JOURNAL ARTICLE

N-terminal pro B-type natriuretic peptide levels: correlation with echocardiographically determined left ventricular diastolic function in an ambulatory cohort

Sheng-Jing Dong, Lisa de las Fuentes, Angela L Brown, Alan D Waggoner, Gregory A Ewald, Víctor G Dávila-Román
Journal of the American Society of Echocardiography 2006, 19 (8): 1017-25
16880097

OBJECTIVES: To investigate the correlations of plasma N-terminal pro B-type natriuretic peptide (NT-proBNP) levels with echocardiographic measurements of left ventricular (LV) systolic and/or diastolic function.

BACKGROUND: Plasma levels of NT-proBNP are increased in heart failure. The extent to which NT-proBNP levels increase in LV diastolic dysfunction has not been well characterized.

METHODS: Plasma NT-proBNP levels were measured in 191 consecutive, clinically stable, ambulatory patients. Echocardiography was used to determine LV systolic (LV ejection fraction [LVEF]) and diastolic function by mitral E wave to Doppler tissue early diastolic lateral annulus velocity ratio (E/Em). Patients with a history, physical findings, and/or echocardiographic evidence of cardiovascular disease (n = 148) were grouped as: (1) normal LV systolic function (LVEF > or = 55%, n = 81); and (2) LV systolic dysfunction (LVEF < 55%, n = 67). They were compared to a group of healthy control subjects (n = 43). Multivariate regression analyses were used to determine significant correlations with plasma NT-proBNP levels.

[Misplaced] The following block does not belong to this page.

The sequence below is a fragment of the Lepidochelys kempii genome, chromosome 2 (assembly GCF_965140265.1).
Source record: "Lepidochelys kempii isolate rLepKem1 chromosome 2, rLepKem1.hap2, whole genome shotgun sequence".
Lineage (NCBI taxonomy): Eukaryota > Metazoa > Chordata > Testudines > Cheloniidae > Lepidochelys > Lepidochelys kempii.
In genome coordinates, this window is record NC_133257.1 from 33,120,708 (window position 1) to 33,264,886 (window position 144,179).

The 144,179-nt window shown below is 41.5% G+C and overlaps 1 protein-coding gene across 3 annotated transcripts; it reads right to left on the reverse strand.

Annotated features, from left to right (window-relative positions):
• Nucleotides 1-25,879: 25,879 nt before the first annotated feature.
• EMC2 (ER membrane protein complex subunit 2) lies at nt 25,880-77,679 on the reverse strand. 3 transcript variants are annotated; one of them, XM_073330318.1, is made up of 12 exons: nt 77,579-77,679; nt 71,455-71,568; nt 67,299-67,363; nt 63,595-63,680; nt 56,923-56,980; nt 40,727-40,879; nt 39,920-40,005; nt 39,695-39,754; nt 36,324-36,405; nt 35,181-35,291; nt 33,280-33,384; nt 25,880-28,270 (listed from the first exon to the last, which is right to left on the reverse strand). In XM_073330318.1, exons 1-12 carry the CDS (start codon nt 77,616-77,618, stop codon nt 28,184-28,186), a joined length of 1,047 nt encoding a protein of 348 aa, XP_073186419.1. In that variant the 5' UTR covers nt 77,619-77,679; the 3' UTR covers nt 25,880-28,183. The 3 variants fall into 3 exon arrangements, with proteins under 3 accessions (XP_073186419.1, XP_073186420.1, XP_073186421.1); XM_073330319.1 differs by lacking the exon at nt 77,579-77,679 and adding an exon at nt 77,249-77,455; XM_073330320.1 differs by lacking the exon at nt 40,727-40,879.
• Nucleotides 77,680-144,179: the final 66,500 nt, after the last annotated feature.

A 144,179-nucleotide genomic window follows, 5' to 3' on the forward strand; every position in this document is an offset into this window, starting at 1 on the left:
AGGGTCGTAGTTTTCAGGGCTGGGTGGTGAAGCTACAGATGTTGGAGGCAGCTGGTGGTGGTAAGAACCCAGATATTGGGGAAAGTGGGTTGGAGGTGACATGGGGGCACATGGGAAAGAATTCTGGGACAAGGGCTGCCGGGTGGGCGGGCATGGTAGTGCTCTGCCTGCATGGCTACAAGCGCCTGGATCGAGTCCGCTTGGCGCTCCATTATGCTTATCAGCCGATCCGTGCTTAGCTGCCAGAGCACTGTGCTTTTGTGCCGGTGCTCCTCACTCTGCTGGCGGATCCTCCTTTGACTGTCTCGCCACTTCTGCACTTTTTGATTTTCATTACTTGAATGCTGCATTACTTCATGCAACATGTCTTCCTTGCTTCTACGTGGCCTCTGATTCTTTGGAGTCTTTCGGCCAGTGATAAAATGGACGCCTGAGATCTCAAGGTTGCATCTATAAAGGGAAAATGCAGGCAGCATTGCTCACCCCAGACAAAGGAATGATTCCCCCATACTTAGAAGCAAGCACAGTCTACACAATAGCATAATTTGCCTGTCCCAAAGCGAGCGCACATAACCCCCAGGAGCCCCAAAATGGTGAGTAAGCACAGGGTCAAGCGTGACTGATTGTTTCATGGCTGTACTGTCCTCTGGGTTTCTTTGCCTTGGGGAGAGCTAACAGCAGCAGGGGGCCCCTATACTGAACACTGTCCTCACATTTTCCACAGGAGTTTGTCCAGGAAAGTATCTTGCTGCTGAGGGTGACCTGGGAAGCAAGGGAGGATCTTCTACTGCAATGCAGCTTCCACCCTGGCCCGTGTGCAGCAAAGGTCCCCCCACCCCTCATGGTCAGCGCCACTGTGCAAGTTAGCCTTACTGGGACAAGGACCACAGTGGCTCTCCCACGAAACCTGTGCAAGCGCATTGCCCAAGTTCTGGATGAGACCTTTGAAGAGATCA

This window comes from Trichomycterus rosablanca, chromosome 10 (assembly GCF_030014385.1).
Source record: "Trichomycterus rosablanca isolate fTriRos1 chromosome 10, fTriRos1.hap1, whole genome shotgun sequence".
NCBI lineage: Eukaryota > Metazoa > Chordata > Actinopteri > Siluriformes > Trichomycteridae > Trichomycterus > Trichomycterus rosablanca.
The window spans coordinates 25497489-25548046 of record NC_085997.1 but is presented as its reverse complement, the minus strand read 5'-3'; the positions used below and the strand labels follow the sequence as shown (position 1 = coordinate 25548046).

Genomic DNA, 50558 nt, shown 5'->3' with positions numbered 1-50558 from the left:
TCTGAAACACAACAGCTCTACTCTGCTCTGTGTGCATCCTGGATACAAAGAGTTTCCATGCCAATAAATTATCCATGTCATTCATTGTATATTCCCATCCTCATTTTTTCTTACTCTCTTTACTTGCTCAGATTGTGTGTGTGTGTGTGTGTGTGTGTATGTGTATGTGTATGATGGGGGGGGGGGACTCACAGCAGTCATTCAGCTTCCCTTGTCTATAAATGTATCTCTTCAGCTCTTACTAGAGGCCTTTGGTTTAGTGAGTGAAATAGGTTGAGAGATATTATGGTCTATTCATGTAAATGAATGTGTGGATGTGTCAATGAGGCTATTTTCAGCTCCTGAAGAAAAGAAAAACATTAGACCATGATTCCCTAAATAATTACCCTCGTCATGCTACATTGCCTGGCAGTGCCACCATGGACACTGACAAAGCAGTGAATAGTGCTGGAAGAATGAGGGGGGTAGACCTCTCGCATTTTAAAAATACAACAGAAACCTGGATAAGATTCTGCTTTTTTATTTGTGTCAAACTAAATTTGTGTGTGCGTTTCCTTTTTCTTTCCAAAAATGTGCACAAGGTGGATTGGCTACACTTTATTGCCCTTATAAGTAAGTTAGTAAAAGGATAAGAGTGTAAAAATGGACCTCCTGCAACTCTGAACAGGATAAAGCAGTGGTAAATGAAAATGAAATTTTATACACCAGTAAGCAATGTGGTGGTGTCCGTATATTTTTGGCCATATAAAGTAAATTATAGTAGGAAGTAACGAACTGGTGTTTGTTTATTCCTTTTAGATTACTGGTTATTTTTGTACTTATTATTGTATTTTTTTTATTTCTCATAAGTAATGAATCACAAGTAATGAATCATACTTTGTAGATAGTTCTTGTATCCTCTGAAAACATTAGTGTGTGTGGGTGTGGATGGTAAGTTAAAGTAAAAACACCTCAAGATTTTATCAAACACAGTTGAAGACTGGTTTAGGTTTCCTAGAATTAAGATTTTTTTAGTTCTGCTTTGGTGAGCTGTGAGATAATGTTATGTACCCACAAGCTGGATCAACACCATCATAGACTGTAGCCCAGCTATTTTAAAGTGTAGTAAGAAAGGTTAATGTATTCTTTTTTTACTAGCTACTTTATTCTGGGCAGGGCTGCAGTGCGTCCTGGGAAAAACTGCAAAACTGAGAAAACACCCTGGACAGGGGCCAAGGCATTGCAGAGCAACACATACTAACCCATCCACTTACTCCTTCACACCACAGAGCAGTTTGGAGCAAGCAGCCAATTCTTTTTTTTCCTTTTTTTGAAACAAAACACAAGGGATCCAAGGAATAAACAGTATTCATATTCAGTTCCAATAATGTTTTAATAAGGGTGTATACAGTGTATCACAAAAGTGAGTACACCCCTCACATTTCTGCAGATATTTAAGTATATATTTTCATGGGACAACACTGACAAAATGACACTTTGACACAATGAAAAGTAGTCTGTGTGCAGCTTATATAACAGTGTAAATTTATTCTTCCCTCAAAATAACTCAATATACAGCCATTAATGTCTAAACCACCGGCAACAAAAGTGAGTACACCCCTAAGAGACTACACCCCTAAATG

RESULTS: NT-proBNP levels correlated negatively with LVEF (P < .001) and positively with E/Em (P = .001). Multivariate regression analysis demonstrated a significant correlation of NT-proBNP levels with LVEF (P < .001) and E/Em (P = .03).

CONCLUSIONS: In this clinically stable, ambulatory cohort of patients with cardiovascular disease and healthy control subjects, plasma NT-proBNP levels were significantly higher in those with LV systolic dysfunction and/or elevated filling pressures, independent of the effects of LV mass, renal function, and age. These results suggest that NT-proBNP levels may be a useful adjunct in the characterization of patients presenting with history and/or symptoms compatible with LV systolic and/or diastolic dysfunction.

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